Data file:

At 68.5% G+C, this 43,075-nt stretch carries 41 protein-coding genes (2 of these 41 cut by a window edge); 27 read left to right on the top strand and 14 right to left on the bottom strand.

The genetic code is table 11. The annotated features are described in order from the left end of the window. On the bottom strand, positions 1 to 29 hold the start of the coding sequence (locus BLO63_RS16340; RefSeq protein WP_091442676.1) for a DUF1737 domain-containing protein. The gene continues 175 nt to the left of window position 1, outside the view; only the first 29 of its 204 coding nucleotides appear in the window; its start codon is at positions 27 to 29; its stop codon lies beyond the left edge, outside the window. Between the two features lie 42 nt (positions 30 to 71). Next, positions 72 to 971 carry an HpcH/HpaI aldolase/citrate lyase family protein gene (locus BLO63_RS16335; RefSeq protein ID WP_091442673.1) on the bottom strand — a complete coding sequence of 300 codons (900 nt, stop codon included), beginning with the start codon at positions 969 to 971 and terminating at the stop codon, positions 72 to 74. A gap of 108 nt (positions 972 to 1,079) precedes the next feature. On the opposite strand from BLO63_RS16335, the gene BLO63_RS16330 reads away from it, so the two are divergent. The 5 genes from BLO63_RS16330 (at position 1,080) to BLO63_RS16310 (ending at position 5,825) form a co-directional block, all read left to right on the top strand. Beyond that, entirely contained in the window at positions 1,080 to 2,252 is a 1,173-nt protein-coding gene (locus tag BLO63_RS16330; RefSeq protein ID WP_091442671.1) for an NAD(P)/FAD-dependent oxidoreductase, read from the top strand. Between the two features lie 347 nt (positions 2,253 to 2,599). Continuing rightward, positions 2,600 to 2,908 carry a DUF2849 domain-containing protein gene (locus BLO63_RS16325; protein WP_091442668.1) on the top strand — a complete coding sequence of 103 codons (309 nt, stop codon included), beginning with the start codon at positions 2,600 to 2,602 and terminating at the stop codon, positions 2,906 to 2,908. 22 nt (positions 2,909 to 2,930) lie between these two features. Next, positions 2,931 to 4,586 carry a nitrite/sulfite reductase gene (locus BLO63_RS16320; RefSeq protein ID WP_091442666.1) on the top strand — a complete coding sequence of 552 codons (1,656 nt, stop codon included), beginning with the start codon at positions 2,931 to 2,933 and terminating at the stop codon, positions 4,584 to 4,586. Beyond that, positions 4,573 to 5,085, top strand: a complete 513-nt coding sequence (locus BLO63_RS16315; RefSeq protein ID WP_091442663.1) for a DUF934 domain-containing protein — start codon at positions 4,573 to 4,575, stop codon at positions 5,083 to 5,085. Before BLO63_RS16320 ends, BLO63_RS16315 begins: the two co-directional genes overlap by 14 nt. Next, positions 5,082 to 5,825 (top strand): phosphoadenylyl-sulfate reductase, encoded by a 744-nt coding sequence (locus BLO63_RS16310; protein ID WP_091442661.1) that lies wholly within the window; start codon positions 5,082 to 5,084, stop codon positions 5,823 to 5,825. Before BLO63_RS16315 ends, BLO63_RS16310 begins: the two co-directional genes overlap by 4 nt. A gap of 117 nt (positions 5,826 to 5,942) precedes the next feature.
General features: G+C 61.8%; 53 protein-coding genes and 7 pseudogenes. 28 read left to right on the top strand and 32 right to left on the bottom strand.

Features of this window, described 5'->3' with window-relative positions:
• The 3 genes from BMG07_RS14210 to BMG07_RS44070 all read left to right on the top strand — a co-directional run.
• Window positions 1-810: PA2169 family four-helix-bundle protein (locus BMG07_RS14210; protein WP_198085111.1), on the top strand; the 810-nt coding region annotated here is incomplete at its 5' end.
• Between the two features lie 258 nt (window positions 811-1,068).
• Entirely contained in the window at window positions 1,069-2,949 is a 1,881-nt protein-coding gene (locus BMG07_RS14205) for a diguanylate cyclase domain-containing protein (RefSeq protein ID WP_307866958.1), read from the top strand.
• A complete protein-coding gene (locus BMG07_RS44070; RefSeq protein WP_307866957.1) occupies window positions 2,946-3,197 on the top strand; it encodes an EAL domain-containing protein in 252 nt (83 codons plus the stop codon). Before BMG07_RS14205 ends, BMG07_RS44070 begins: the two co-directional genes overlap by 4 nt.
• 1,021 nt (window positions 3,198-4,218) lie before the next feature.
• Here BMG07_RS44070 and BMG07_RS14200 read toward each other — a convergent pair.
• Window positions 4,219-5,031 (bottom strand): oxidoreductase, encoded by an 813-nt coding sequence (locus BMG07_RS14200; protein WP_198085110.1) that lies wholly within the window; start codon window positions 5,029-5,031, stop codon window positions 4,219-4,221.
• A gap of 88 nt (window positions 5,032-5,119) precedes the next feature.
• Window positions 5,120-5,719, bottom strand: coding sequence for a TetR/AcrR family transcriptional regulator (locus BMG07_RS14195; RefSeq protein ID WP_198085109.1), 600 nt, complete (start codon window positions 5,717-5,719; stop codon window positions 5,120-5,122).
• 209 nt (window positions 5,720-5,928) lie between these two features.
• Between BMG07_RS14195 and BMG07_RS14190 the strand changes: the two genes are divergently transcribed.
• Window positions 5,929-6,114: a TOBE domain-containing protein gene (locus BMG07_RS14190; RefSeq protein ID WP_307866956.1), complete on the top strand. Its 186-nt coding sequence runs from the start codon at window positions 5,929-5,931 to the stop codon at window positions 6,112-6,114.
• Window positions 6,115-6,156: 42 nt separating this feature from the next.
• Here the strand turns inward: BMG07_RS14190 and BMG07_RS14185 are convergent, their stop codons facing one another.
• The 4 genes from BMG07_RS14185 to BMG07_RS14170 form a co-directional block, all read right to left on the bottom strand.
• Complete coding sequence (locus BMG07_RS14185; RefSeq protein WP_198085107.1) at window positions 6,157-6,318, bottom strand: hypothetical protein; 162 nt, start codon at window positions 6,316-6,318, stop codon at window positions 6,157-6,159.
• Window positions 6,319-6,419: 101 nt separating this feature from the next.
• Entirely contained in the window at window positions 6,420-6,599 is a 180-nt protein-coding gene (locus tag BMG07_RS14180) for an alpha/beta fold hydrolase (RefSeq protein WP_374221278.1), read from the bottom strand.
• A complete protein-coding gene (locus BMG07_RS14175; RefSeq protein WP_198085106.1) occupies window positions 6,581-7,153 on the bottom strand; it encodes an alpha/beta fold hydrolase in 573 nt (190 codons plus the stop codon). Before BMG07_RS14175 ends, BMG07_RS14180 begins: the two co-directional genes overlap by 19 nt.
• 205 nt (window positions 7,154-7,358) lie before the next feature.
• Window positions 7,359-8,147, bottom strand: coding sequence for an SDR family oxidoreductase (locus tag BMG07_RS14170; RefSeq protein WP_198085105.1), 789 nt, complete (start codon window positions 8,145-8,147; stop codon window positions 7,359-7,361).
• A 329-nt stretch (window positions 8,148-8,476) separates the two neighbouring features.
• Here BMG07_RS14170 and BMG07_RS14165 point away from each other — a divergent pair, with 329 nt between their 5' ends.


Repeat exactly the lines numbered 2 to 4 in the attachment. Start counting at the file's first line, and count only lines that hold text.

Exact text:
The genetic code is table 11. The annotated features are described in order from the left end of the window. On the bottom strand, positions 1 to 29 hold the start of the coding sequence (locus BLO63_RS16340; RefSeq protein WP_091442676.1) for a DUF1737 domain-containing protein. The gene continues 175 nt to the left of window position 1, outside the view; only the first 29 of its 204 coding nucleotides appear in the window; its start codon is at positions 27 to 29; its stop codon lies beyond the left edge, outside the window. Between the two features lie 42 nt (positions 30 to 71). Next, positions 72 to 971 carry an HpcH/HpaI aldolase/citrate lyase family protein gene (locus BLO63_RS16335; RefSeq protein ID WP_091442673.1) on the bottom strand — a complete coding sequence of 300 codons (900 nt, stop codon included), beginning with the start codon at positions 969 to 971 and terminating at the stop codon, positions 72 to 74. A gap of 108 nt (positions 972 to 1,079) precedes the next feature. On the opposite strand from BLO63_RS16335, the gene BLO63_RS16330 reads away from it, so the two are divergent. The 5 genes from BLO63_RS16330 (at position 1,080) to BLO63_RS16310 (ending at position 5,825) form a co-directional block, all read left to right on the top strand. Beyond that, entirely contained in the window at positions 1,080 to 2,252 is a 1,173-nt protein-coding gene (locus tag BLO63_RS16330; RefSeq protein ID WP_091442671.1) for an NAD(P)/FAD-dependent oxidoreductase, read from the top strand. Between the two features lie 347 nt (positions 2,253 to 2,599). Continuing rightward, positions 2,600 to 2,908 carry a DUF2849 domain-containing protein gene (locus BLO63_RS16325; protein WP_091442668.1) on the top strand — a complete coding sequence of 103 codons (309 nt, stop codon included), beginning with the start codon at positions 2,600 to 2,602 and terminating at the stop codon, positions 2,906 to 2,908. 22 nt (positions 2,909 to 2,930) lie between these two features. Next, positions 2,931 to 4,586 carry a nitrite/sulfite reductase gene (locus BLO63_RS16320; RefSeq protein ID WP_091442666.1) on the top strand — a complete coding sequence of 552 codons (1,656 nt, stop codon included), beginning with the start codon at positions 2,931 to 2,933 and terminating at the stop codon, positions 4,584 to 4,586. Beyond that, positions 4,573 to 5,085, top strand: a complete 513-nt coding sequence (locus BLO63_RS16315; RefSeq protein ID WP_091442663.1) for a DUF934 domain-containing protein — start codon at positions 4,573 to 4,575, stop codon at positions 5,083 to 5,085. Before BLO63_RS16320 ends, BLO63_RS16315 begins: the two co-directional genes overlap by 14 nt. Next, positions 5,082 to 5,825 (top strand): phosphoadenylyl-sulfate reductase, encoded by a 744-nt coding sequence (locus BLO63_RS16310; protein ID WP_091442661.1) that lies wholly within the window; start codon positions 5,082 to 5,084, stop codon positions 5,823 to 5,825. Before BLO63_RS16315 ends, BLO63_RS16310 begins: the two co-directional genes overlap by 4 nt. A gap of 117 nt (positions 5,826 to 5,942) precedes the next feature.
General features: G+C 61.8%; 53 protein-coding genes and 7 pseudogenes. 28 read left to right on the top strand and 32 right to left on the bottom strand.

Features of this window, described 5'->3' with window-relative positions: